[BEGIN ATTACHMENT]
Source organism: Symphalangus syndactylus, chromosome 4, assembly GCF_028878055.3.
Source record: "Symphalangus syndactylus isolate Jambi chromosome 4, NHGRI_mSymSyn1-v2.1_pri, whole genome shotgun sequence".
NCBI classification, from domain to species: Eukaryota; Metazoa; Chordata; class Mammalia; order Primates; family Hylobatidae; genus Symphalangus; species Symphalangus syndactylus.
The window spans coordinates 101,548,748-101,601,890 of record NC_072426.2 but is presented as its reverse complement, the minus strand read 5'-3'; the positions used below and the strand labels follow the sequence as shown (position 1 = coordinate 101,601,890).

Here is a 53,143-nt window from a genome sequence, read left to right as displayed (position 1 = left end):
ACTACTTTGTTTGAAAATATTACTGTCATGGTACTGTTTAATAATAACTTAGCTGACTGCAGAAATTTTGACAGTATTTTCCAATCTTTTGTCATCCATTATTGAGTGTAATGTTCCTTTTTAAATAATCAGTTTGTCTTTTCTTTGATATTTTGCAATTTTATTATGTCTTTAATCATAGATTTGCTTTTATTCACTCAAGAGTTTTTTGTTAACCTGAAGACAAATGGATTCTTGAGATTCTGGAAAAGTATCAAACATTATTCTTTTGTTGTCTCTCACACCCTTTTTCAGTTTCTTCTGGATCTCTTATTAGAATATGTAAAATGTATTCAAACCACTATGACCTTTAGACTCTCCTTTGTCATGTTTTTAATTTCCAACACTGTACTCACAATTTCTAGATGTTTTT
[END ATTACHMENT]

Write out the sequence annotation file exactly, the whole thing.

Source organism: Symphalangus syndactylus, chromosome 4, assembly GCF_028878055.3.
Source record: "Symphalangus syndactylus isolate Jambi chromosome 4, NHGRI_mSymSyn1-v2.1_pri, whole genome shotgun sequence".
NCBI classification, from domain to species: Eukaryota; Metazoa; Chordata; class Mammalia; order Primates; family Hylobatidae; genus Symphalangus; species Symphalangus syndactylus.
The window spans coordinates 101,548,748-101,601,890 of record NC_072426.2 but is presented as its reverse complement, the minus strand read 5'-3'; the positions used below and the strand labels follow the sequence as shown (position 1 = coordinate 101,601,890).

Here is a 53,143-nt window from a genome sequence, read left to right as displayed (position 1 = left end):
ACTACTTTGTTTGAAAATATTACTGTCATGGTACTGTTTAATAATAACTTAGCTGACTGCAGAAATTTTGACAGTATTTTCCAATCTTTTGTCATCCATTATTGAGTGTAATGTTCCTTTTTAAATAATCAGTTTGTCTTTTCTTTGATATTTTGCAATTTTATTATGTCTTTAATCATAGATTTGCTTTTATTCACTCAAGAGTTTTTTGTTAACCTGAAGACAAATGGATTCTTGAGATTCTGGAAAAGTATCAAACATTATTCTTTTGTTGTCTCTCACACCCTTTTTCAGTTTCTTCTGGATCTCTTATTAGAATATGTAAAATGTATTCAAACCACTATGACCTTTAGACTCTCCTTTGTCATGTTTTTAATTTCCAACACTGTACTCACAATTTCTAGATGTTTTT